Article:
Minturn said it's too early to tell how the disease will affect the industry. He doesn't think pitch canker will affect the overall supply of Christmas trees this year, but it may next year.

Above, a researcher inoculates a Monterey pine branch with a suspension of pitch canker spores to screen for natural resistance. After four weeks, he assesses lesion length in response to the fungus, which may indicate tree resistance. Below, trees that show smaller lesions (top branch) in preliminary inoculation studies may be resistant to the fungus.

Schafer agreed, “I don't think it will affect Christmas tree prices this year, but next year it might. If everyone gets it, then prices will go up. If only one guy gets it, he'll have to absorb the cost. That could be devastating to a small farm.”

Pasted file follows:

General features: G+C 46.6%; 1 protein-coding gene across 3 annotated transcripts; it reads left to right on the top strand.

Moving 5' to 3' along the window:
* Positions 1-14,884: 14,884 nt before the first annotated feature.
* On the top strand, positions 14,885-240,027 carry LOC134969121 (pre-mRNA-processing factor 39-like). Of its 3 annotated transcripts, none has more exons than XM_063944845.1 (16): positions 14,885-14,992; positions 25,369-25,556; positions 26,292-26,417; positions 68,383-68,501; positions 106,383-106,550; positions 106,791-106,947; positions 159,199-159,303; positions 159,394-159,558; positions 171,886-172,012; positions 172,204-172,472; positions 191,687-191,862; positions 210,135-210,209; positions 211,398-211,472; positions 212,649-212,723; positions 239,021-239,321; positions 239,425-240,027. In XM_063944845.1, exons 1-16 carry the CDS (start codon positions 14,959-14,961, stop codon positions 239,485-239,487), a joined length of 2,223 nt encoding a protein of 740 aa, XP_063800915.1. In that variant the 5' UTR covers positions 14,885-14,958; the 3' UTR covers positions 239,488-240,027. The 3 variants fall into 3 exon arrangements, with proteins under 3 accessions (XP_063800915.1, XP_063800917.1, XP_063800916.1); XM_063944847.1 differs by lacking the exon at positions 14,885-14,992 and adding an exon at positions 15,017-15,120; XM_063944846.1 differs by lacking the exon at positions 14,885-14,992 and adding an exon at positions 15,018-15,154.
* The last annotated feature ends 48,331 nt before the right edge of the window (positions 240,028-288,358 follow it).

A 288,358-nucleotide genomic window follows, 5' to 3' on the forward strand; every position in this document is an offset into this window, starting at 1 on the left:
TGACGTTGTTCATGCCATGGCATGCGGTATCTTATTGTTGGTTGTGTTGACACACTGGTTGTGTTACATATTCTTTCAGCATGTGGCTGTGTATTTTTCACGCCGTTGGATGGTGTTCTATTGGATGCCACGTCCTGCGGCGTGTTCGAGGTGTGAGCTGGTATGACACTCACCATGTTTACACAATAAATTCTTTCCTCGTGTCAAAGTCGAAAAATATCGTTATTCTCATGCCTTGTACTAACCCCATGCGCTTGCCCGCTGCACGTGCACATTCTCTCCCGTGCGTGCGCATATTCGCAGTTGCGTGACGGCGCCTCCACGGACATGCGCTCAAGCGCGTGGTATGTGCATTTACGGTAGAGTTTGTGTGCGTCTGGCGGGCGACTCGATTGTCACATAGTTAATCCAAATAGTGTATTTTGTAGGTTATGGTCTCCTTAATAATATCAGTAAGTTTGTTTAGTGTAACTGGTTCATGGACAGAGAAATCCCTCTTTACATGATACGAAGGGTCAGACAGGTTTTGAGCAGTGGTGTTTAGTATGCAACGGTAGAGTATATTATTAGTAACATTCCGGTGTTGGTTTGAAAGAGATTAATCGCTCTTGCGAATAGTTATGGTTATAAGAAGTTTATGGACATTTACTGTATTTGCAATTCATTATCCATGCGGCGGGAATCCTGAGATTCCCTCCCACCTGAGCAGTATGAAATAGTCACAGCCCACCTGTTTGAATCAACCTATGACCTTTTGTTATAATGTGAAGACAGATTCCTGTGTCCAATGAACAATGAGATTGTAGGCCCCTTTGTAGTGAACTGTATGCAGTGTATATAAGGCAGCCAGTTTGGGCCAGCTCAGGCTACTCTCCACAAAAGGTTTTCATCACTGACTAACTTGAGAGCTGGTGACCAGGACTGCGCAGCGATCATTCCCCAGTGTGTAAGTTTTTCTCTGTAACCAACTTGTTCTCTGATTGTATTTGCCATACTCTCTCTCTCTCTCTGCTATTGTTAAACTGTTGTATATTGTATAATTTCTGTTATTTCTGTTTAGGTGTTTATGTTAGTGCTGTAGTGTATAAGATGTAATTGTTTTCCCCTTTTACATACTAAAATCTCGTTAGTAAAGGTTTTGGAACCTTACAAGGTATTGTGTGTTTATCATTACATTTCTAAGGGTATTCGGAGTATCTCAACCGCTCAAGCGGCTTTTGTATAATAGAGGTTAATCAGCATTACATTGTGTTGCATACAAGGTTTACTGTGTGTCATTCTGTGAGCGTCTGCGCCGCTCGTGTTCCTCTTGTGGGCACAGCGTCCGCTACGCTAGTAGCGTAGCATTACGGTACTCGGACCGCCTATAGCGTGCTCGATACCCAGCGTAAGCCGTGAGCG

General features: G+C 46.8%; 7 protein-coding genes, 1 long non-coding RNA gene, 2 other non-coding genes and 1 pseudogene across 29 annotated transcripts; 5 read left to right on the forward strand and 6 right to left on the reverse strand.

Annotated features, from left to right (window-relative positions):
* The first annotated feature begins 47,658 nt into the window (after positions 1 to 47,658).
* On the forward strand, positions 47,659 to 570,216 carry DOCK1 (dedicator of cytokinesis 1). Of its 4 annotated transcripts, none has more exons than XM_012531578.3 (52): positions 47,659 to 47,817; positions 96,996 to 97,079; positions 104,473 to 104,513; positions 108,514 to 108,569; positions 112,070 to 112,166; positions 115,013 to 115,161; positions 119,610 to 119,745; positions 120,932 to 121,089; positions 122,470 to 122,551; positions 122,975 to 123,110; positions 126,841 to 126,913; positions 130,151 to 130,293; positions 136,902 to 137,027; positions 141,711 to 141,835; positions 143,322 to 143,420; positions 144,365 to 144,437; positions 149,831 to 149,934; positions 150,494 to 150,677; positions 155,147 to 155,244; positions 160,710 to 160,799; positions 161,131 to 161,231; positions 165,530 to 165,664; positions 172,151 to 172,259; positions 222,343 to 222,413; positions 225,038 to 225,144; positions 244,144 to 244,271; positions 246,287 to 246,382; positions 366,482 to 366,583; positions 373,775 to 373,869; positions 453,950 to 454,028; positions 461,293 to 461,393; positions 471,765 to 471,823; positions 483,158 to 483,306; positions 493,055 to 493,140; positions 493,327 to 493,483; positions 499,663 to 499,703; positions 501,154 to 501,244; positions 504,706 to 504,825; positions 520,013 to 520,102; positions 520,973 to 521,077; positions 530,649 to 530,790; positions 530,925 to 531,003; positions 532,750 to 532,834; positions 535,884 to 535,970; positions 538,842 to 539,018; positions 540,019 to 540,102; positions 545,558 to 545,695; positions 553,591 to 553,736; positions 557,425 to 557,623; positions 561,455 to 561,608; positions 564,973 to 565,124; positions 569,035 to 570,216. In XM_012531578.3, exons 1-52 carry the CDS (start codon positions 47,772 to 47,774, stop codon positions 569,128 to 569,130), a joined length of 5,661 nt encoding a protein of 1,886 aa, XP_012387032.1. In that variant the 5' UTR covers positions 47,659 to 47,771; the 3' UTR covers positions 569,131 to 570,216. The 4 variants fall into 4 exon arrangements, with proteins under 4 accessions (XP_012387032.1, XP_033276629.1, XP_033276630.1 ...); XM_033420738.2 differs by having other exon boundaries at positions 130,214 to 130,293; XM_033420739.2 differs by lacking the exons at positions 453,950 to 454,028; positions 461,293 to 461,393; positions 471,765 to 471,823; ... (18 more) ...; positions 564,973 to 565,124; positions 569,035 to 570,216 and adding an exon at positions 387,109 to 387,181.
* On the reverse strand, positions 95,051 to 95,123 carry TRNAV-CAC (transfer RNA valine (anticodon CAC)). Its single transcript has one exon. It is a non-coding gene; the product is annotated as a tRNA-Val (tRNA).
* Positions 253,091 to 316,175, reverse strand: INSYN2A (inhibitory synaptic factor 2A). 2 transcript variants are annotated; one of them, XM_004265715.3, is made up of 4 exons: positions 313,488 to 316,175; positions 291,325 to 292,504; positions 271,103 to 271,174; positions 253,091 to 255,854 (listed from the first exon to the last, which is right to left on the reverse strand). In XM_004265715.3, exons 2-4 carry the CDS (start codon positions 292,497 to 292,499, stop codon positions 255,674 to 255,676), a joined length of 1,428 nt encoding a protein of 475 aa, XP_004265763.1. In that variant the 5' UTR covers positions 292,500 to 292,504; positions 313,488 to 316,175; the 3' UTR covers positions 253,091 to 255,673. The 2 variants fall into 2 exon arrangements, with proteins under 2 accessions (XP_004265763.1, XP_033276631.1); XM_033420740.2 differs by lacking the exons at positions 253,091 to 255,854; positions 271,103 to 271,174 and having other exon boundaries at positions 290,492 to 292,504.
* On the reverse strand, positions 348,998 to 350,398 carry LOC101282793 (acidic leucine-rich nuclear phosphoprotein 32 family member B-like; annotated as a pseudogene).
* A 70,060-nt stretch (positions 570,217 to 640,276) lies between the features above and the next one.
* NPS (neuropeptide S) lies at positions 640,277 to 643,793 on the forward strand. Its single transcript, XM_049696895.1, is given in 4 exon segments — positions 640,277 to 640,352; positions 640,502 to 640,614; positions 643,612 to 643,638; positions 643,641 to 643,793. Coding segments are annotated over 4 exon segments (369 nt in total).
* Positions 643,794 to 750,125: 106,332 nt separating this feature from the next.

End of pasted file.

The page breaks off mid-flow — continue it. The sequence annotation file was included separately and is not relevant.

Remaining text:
“The scary thing is that it also affects Douglas fir,” said Minturn. In the past, he said, Northern California growers have switched from Monterey pine to Douglas fir when confronted with diseases such as gall rust, but there are no viable alternatives in the case of pitch canker.

Storer and other UC researchers are screening for pine canker resistance in native Monterey pine stands. “We think 10 to 15% of the trees in native stands are resistant,” he said. They hope to breed a resistant species of Monterey pine for commercial production in the future.

Storer is currently conducting a scientific survey of Christmas tree growers to find out how the disease is affecting the industry. —Ed.

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Research update: ‘Grinch’ fungus threatens Christmas trees